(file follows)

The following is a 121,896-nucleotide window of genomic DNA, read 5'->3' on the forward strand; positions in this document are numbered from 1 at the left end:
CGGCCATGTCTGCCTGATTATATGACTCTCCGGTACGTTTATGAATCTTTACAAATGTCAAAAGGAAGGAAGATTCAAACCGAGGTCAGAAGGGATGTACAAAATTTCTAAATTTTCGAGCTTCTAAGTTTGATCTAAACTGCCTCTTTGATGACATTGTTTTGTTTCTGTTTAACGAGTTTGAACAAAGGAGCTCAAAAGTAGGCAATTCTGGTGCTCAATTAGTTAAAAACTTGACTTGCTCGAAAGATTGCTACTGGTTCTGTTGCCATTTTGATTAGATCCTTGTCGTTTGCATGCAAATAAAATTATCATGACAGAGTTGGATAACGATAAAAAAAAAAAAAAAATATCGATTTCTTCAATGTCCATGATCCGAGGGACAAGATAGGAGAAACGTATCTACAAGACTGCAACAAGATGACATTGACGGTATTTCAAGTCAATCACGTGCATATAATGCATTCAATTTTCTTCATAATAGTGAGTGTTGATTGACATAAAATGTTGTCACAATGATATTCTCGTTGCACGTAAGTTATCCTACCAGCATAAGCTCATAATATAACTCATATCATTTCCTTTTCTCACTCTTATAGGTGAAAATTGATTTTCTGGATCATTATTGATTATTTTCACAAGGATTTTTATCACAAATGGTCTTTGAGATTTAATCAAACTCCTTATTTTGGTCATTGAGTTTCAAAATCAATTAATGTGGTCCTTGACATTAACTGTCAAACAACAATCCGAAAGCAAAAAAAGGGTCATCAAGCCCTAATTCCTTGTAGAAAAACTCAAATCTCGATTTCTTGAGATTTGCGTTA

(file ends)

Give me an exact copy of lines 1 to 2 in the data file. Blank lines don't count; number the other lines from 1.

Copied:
The following is a 121,896-nucleotide window of genomic DNA, read 5'->3' on the forward strand; positions in this document are numbered from 1 at the left end:
CGGCCATGTCTGCCTGATTATATGACTCTCCGGTACGTTTATGAATCTTTACAAATGTCAAAAGGAAGGAAGATTCAAACCGAGGTCAGAAGGGATGTACAAAATTTCTAAATTTTCGAGCTTCTAAGTTTGATCTAAACTGCCTCTTTGATGACATTGTTTTGTTTCTGTTTAACGAGTTTGAACAAAGGAGCTCAAAAGTAGGCAATTCTGGTGCTCAATTAGTTAAAAACTTGACTTGCTCGAAAGATTGCTACTGGTTCTGTTGCCATTTTGATTAGATCCTTGTCGTTTGCATGCAAATAAAATTATCATGACAGAGTTGGATAACGATAAAAAAAAAAAAAAAATATCGATTTCTTCAATGTCCATGATCCGAGGGACAAGATAGGAGAAACGTATCTACAAGACTGCAACAAGATGACATTGACGGTATTTCAAGTCAATCACGTGCATATAATGCATTCAATTTTCTTCATAATAGTGAGTGTTGATTGACATAAAATGTTGTCACAATGATATTCTCGTTGCACGTAAGTTATCCTACCAGCATAAGCTCATAATATAACTCATATCATTTCCTTTTCTCACTCTTATAGGTGAAAATTGATTTTCTGGATCATTATTGATTATTTTCACAAGGATTTTTATCACAAATGGTCTTTGAGATTTAATCAAACTCCTTATTTTGGTCATTGAGTTTCAAAATCAATTAATGTGGTCCTTGACATTAACTGTCAAACAACAATCCGAAAGCAAAAAAAGGGTCATCAAGCCCTAATTCCTTGTAGAAAAACTCAAATCTCGATTTCTTGAGATTTGCGTTA